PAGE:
Rule: I’m lucky to be able to play golf around the world, and had some amazing experiences in 2018, including playing Cape Kidnappers in New Zealand with my girlfriend and 3-month-old son riding along in the golf cart. That was certainly a memorable day! But the most unexpected experience this past year was playing Pebble Beach for the first time, where I was randomly paired up with a father and daughter, who were playing the course for the first time. It was a perfectly sunny Monterey afternoon, and throw in the fact that the fourth in our group was easily the strangest person I’ve ever played with, it made for quite the memorable day! He was the only person in our group in a cart and was easily the slowest player. He regularly drove 100 yards past where his ball was, clearly thinking he hit the ball as far as Brooks Koepka, and then when he parked his cart and duffed a shot 20 yards, he would chase the ball, hit it another 20 yards, repeat that 4 times, and then have to walk back to get his cart that he forgot. It was frustrating, but at the same time pretty amusing in hindsight!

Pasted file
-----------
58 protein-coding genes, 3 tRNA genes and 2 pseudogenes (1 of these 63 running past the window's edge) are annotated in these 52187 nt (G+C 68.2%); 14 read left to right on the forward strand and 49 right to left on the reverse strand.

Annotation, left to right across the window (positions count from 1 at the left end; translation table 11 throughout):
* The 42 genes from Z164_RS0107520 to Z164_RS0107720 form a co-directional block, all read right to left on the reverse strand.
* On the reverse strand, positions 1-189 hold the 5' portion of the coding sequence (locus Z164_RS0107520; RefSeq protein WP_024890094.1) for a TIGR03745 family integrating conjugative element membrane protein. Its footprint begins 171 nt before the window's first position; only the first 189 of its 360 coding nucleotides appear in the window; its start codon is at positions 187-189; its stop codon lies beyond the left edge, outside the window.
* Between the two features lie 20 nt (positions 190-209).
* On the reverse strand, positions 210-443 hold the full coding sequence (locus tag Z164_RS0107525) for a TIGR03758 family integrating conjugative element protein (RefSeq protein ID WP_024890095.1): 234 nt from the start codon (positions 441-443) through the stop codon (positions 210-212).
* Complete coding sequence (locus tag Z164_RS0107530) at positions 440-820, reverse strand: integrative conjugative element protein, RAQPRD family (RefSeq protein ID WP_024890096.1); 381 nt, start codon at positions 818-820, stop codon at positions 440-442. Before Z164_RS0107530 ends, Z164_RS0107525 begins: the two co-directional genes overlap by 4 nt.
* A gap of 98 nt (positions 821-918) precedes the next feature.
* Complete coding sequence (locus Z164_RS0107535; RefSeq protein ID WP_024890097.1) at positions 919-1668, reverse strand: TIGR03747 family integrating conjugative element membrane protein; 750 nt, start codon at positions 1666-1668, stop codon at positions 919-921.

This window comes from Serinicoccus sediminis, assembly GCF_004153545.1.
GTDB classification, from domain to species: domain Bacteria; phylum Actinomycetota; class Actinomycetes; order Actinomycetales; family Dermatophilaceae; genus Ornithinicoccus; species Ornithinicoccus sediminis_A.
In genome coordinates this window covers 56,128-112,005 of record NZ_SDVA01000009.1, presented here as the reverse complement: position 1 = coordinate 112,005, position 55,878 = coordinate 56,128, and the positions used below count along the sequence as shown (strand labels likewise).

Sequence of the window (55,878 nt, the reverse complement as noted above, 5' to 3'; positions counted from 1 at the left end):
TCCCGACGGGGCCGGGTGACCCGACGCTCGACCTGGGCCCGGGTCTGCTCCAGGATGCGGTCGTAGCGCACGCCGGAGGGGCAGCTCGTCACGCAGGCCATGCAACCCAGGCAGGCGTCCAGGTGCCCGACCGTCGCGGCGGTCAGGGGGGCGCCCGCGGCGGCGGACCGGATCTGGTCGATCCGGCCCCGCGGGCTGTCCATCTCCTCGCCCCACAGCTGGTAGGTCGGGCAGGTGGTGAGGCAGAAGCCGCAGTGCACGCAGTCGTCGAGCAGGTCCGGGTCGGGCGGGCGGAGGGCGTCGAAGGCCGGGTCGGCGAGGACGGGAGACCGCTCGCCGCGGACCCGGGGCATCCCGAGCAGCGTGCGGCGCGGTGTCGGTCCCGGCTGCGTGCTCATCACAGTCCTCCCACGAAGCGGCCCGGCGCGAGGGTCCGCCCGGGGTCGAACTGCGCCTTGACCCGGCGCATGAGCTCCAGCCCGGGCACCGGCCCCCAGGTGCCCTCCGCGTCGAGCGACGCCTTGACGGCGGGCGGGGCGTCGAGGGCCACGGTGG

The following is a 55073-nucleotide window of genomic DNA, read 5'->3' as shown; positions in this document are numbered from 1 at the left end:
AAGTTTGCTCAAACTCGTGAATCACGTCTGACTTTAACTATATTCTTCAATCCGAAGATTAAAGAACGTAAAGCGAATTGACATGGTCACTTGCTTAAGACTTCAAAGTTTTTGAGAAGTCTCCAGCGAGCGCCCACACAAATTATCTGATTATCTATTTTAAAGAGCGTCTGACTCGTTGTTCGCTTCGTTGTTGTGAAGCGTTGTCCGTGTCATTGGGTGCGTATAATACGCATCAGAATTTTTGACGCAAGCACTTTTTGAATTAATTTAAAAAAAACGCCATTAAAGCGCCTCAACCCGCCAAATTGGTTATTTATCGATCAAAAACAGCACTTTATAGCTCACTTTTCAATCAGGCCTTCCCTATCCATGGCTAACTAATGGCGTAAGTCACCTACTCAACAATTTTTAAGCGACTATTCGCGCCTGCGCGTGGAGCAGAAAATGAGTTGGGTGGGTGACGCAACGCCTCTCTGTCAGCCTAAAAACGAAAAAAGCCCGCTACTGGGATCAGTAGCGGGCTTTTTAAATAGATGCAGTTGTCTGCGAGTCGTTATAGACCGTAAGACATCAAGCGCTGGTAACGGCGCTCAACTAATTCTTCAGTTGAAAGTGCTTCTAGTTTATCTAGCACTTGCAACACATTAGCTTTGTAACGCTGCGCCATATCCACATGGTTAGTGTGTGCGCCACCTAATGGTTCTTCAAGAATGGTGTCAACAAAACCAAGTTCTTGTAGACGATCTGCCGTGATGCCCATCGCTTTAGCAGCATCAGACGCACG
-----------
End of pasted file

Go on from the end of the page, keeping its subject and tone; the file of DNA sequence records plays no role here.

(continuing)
Quinn: The leading edge of tropical storm Florence was just hitting bucolic Stirling, Ont., as the brother-in-law and I paused for another pint. We’d just secured his dock for a second time as now whitecaps ripped across this portion of the Trent Canal system. Tired branches were giving up and littering the driveway of his home. Our wives had long passed on the co-ed Friday Nine at the club. As a ferocious gust bent a centuries-old Oak above his window-rattled home, he looked at me and we silently agreed. We had to go. Half an hour later we teed it up at Oak Hills, a wonderful 36-holer. We played the Highland and only the front. The gale was so convincing that 3 irons stood in for 9 irons on the westward holes. We could not stand on tee boxes lined by trees for fear of not making it back for dinner. On the 5th, about 350 yds or so par 4 dogleg right around a stream with Florence shouting in my backswing, I accidentally nutted a 3-wood that rode the maelstrom and landed about 30-yards from the apron. Then, with the follicles clinging desperately to cover some of the pate, I played 56-degree ten feet (at least) left of the pin to ride the gale and the bloody thing went in. We played #9 in the most ferocious part of the storm. Sodden, cold, well and truly exhausted, we agreed that was the most fun we’d had on a golf course in a long, long time and repaired for a single malt or two.